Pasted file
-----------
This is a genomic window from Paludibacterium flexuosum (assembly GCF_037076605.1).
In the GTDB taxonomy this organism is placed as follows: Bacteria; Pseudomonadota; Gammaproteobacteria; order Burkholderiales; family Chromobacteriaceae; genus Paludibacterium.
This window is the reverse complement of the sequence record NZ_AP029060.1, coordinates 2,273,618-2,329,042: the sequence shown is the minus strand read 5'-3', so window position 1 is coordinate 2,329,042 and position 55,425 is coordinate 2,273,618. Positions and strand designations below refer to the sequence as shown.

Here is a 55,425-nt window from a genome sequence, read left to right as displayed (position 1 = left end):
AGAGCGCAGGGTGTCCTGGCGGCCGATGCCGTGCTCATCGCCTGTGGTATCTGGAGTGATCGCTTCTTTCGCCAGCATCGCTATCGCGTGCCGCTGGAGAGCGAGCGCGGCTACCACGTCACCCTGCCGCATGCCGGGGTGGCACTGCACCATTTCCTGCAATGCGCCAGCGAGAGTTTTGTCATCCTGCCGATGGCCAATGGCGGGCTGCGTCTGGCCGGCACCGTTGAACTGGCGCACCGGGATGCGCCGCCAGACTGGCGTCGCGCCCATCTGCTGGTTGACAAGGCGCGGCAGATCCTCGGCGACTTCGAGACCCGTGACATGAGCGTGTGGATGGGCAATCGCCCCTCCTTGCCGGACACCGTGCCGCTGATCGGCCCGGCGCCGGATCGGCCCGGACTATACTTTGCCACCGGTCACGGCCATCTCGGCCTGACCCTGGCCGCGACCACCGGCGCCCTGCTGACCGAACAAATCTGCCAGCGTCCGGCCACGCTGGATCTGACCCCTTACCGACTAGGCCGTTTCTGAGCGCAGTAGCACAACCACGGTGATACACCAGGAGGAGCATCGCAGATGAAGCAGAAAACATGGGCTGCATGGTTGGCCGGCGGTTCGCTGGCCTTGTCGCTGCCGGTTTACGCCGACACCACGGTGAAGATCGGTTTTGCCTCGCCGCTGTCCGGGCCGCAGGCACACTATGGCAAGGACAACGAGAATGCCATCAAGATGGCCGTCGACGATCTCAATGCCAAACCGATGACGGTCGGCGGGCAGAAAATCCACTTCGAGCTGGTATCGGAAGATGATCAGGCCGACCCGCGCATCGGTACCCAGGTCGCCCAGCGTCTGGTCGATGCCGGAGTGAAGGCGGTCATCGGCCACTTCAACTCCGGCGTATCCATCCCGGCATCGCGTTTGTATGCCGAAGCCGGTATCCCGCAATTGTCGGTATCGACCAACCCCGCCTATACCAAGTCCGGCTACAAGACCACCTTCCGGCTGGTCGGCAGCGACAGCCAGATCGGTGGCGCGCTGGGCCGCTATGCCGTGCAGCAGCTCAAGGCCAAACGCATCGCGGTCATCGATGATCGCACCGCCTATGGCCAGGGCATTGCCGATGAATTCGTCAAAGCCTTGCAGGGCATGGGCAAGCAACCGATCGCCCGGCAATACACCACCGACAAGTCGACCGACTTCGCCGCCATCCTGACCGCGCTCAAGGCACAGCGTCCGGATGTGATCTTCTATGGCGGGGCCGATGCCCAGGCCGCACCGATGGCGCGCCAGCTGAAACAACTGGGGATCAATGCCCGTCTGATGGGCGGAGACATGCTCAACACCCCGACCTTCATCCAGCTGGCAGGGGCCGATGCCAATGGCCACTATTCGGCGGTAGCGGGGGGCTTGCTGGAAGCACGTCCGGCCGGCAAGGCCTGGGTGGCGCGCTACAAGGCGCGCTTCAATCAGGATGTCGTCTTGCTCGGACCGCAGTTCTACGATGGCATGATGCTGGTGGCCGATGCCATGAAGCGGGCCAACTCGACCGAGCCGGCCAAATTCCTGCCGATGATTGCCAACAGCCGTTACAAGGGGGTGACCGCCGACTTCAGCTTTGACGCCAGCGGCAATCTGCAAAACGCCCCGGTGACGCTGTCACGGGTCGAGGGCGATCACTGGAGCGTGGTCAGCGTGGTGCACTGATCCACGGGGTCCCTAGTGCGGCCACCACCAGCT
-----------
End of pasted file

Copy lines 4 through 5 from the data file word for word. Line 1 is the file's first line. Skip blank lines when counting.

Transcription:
Here is a 55,425-nt window from a genome sequence, read left to right as displayed (position 1 = left end):
AGAGCGCAGGGTGTCCTGGCGGCCGATGCCGTGCTCATCGCCTGTGGTATCTGGAGTGATCGCTTCTTTCGCCAGCATCGCTATCGCGTGCCGCTGGAGAGCGAGCGCGGCTACCACGTCACCCTGCCGCATGCCGGGGTGGCACTGCACCATTTCCTGCAATGCGCCAGCGAGAGTTTTGTCATCCTGCCGATGGCCAATGGCGGGCTGCGTCTGGCCGGCACCGTTGAACTGGCGCACCGGGATGCGCCGCCAGACTGGCGTCGCGCCCATCTGCTGGTTGACAAGGCGCGGCAGATCCTCGGCGACTTCGAGACCCGTGACATGAGCGTGTGGATGGGCAATCGCCCCTCCTTGCCGGACACCGTGCCGCTGATCGGCCCGGCGCCGGATCGGCCCGGACTATACTTTGCCACCGGTCACGGCCATCTCGGCCTGACCCTGGCCGCGACCACCGGCGCCCTGCTGACCGAACAAATCTGCCAGCGTCCGGCCACGCTGGATCTGACCCCTTACCGACTAGGCCGTTTCTGAGCGCAGTAGCACAACCACGGTGATACACCAGGAGGAGCATCGCAGATGAAGCAGAAAACATGGGCTGCATGGTTGGCCGGCGGTTCGCTGGCCTTGTCGCTGCCGGTTTACGCCGACACCACGGTGAAGATCGGTTTTGCCTCGCCGCTGTCCGGGCCGCAGGCACACTATGGCAAGGACAACGAGAATGCCATCAAGATGGCCGTCGACGATCTCAATGCCAAACCGATGACGGTCGGCGGGCAGAAAATCCACTTCGAGCTGGTATCGGAAGATGATCAGGCCGACCCGCGCATCGGTACCCAGGTCGCCCAGCGTCTGGTCGATGCCGGAGTGAAGGCGGTCATCGGCCACTTCAACTCCGGCGTATCCATCCCGGCATCGCGTTTGTATGCCGAAGCCGGTATCCCGCAATTGTCGGTATCGACCAACCCCGCCTATACCAAGTCCGGCTACAAGACCACCTTCCGGCTGGTCGGCAGCGACAGCCAGATCGGTGGCGCGCTGGGCCGCTATGCCGTGCAGCAGCTCAAGGCCAAACGCATCGCGGTCATCGATGATCGCACCGCCTATGGCCAGGGCATTGCCGATGAATTCGTCAAAGCCTTGCAGGGCATGGGCAAGCAACCGATCGCCCGGCAATACACCACCGACAAGTCGACCGACTTCGCCGCCATCCTGACCGCGCTCAAGGCACAGCGTCCGGATGTGATCTTCTATGGCGGGGCCGATGCCCAGGCCGCACCGATGGCGCGCCAGCTGAAACAACTGGGGATCAATGCCCGTCTGATGGGCGGAGACATGCTCAACACCCCGACCTTCATCCAGCTGGCAGGGGCCGATGCCAATGGCCACTATTCGGCGGTAGCGGGGGGCTTGCTGGAAGCACGTCCGGCCGGCAAGGCCTGGGTGGCGCGCTACAAGGCGCGCTTCAATCAGGATGTCGTCTTGCTCGGACCGCAGTTCTACGATGGCATGATGCTGGTGGCCGATGCCATGAAGCGGGCCAACTCGACCGAGCCGGCCAAATTCCTGCCGATGATTGCCAACAGCCGTTACAAGGGGGTGACCGCCGACTTCAGCTTTGACGCCAGCGGCAATCTGCAAAACGCCCCGGTGACGCTGTCACGGGTCGAGGGCGATCACTGGAGCGTGGTCAGCGTGGTGCACTGATCCACGGGGTCCCTAGTGCGGCCACCACCAGCT